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Friday, July 3, 2020
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Thursday, November 14, 2019 11:58 AM
By BRIAN A. HOWEY

INDIANAPOLIS  — South Bend Mayor Pete Buttigieg has joined former Vice President Joe Biden, Massachusetts Sen. Elizabeth Warren, and Vermont Sen. Bernie Sanders at the top of the leaderboard in the third Monmouth University Poll of the 2020 Iowa Democratic caucuses. Buttigieg’s gains since the summer have been across the board, with increasing support coming from nearly every demographic group.  Regardless, less than one-third of likely caucusgoers say that they are firmly set on their choice of candidate and most would not be too disappointed if they had to switch their support.  
  • Hale internal poll gives her 6% lead over Spartz

    Howey Politics Indiana

    INDIANAPOLIS - Democratic 5th CD nominee Christina Hale released an internal GBAO poll showing her leading Republican State Sen. Victoria Spartz, 51-46%. Hale’s advantage is driven by her showing among women (59–38%) and voters with a college degree (also 59–38%). “Hoosiers in the 5th District want leaders who will get to work to solve the problems they deal with every day. While some in Washington are focused on taking away protections for pre-existing conditions, I’m committed to working across the aisle to make health care more affordable and accessible for every Hoosier family," Hale said. "We’re excited about our campaign’s growing momentum and will continue working to earn the support of 5th District voters.” Spartz campaign manager Mike Berg called the poll "fabricated," adding, "To believe this poll, you need to believe that President Trump is currently down 10 points in a district he carried by 12. For those counting at home, that would be an unbelievable 22-point swing."

  • HPI Analysis: Gauging the Trump, Pence reelect
    By BRIAN A. HOWEY

    INDIANAPOLIS  – The original sin of any credible political operator is to base campaign assumptions on the previous cycle. In the context of the American presidency (particularly from a Hoosier perspective), 2016 was a historic doozy. While some point to 1968 as the last year for such political volatility, the year 2016 that produced the Trump/Pence ticket was utterly unpredictable, prompting the frequent “Anything can happen” forecast from these quarters. The June 23, 2016, edition of Howey Politics Indiana  is worth revisiting: “This is the official posting of a tsunami watch for Indiana. With Donald Trump’s presidential campaign at best in transition and in all probability, in a mode of outright implosion, with Gov. Mike Pence locked in a dead heat along with sagging reelect and job approval numbers, and with Pence attaching his dinghy to the political equivalent of the RMS Titanic, the potential for severe down-ballot trauma for Hoosier GOP nominees is heightened.”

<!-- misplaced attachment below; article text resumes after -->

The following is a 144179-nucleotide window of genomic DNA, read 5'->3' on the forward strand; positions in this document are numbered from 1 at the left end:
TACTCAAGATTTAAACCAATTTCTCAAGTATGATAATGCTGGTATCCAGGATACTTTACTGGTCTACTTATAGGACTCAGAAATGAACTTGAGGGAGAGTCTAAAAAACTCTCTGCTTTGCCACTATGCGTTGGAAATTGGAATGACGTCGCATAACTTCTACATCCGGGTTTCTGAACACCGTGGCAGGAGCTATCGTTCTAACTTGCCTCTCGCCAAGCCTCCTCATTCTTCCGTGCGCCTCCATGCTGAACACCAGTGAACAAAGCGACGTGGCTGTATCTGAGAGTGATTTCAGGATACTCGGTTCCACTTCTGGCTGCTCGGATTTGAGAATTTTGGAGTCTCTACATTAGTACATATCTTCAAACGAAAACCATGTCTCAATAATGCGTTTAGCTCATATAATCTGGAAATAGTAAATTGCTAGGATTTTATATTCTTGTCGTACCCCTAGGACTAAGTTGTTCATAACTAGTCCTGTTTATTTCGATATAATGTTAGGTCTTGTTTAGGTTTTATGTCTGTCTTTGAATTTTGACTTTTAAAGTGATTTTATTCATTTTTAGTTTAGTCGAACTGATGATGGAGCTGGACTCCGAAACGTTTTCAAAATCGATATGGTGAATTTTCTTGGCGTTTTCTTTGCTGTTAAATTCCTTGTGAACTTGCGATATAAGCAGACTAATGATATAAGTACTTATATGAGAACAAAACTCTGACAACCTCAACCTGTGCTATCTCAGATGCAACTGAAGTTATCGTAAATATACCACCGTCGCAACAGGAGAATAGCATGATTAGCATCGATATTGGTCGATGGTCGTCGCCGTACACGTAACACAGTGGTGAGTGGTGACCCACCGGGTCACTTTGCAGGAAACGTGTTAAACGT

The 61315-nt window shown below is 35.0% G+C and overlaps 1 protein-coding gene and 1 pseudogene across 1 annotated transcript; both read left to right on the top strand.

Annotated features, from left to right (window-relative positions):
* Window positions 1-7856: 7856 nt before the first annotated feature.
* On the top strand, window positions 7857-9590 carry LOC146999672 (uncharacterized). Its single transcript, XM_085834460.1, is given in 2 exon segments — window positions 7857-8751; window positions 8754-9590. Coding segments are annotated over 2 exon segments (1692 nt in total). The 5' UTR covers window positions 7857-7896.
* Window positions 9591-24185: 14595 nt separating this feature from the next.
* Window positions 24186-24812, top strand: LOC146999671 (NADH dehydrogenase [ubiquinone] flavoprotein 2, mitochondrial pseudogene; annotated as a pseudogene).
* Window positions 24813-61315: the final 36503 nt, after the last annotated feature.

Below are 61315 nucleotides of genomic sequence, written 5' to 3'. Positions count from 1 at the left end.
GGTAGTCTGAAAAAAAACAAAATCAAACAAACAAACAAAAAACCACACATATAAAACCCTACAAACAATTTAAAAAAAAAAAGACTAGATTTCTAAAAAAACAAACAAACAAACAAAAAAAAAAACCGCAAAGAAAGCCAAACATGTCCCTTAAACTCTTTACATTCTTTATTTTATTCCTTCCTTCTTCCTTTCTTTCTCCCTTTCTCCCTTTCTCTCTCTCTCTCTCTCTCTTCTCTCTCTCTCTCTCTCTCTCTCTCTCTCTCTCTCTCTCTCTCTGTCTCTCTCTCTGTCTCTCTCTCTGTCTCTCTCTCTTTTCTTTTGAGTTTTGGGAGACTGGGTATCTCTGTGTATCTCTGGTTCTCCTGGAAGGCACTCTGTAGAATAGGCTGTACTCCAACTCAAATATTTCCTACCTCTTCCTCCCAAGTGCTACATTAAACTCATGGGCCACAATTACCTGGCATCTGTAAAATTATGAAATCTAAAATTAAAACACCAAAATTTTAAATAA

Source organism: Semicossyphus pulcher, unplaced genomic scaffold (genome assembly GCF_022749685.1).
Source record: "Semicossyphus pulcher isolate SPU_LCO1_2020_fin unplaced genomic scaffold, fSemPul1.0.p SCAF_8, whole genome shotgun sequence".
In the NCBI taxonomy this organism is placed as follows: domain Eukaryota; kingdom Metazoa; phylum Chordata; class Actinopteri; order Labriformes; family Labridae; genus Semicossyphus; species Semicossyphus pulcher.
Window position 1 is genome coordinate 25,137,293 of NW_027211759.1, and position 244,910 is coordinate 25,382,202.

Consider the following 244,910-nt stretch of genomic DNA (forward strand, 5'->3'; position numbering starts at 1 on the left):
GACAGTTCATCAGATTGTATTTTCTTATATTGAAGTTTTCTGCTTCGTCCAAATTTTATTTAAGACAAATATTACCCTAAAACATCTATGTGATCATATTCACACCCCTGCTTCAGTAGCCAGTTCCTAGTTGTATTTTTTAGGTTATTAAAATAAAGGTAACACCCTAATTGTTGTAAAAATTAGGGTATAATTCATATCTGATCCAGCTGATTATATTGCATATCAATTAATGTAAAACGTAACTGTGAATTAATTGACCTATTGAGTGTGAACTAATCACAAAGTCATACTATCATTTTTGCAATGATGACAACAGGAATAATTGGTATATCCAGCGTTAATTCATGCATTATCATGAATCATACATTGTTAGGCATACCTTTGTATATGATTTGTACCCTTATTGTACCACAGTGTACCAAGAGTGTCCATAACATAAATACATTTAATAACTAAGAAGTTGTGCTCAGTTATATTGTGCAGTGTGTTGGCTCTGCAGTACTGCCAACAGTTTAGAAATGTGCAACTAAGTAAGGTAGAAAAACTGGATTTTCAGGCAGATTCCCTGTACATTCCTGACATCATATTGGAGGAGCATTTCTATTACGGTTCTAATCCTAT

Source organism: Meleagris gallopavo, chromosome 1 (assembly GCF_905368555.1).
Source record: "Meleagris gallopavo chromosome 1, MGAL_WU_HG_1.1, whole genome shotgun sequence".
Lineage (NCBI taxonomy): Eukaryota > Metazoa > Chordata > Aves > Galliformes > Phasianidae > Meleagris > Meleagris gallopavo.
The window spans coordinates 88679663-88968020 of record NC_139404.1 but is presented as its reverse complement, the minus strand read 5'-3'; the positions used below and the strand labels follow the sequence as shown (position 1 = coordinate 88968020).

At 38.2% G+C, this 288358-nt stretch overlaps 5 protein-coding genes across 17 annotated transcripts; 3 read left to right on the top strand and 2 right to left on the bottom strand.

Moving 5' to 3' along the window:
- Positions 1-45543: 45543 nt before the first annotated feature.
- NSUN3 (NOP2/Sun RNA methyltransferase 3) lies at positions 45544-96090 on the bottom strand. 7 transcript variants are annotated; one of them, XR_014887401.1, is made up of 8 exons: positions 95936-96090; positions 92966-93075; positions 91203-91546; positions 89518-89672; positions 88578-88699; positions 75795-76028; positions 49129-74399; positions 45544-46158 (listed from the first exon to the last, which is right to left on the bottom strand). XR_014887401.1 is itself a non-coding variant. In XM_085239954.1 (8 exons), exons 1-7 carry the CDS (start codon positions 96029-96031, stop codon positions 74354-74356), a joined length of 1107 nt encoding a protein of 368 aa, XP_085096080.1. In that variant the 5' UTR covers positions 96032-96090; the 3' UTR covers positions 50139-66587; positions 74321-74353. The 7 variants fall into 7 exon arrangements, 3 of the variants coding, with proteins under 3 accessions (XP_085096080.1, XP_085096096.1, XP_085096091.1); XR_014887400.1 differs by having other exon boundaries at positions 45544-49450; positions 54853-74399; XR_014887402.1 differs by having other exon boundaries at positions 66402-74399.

• Horse Race: Hill lashes political fate to a flagging Trump
    By BRIAN A. HOWEY

    INDIANAPOLIS — To hear Attorney General Curtis Hill tell it to Indiana Republican Party delegates last week, he and President Trump are two peas in a pod. “Look, I’m not perfect; no one is,” Hill said in his appeal to GOP delegates. “But like President Trump, I have faced accusations and investigations designed to destroy me politically. Like President Trump, I am a threat to Democrats and the radical liberal agenda. Both President Trump and I are wounded, some would say, and yes we are both warriors with battle scars, but I have grown stronger and wiser from every experience. Like the president, I have stood my ground and renewed my faith and continued to do my job.” Hill was coming off a 30-day Indiana Supreme Court Disciplinary Commission suspension the day before his delegate appeal in sanctions for his March 2018 sexual groping of a Democrat legislator and three female General Assembly aides. Trump has faced more than two dozen sexual harassment and assault accusations, including one from E. Jean Carroll, an advice columnist who was Miss Indiana University in 1964. She has alleged that Donald Trump raped her in a Manhattan luxury department store dressing room in the mid-1990s. Hill’s strategy to lash his political fate President Trump comes as the latter is sagging in the polls, trailing Democrat Joe Biden by 12% in a national Fox News Poll last week and 50-38% in a New York Times/Siena Poll released on Tuesday.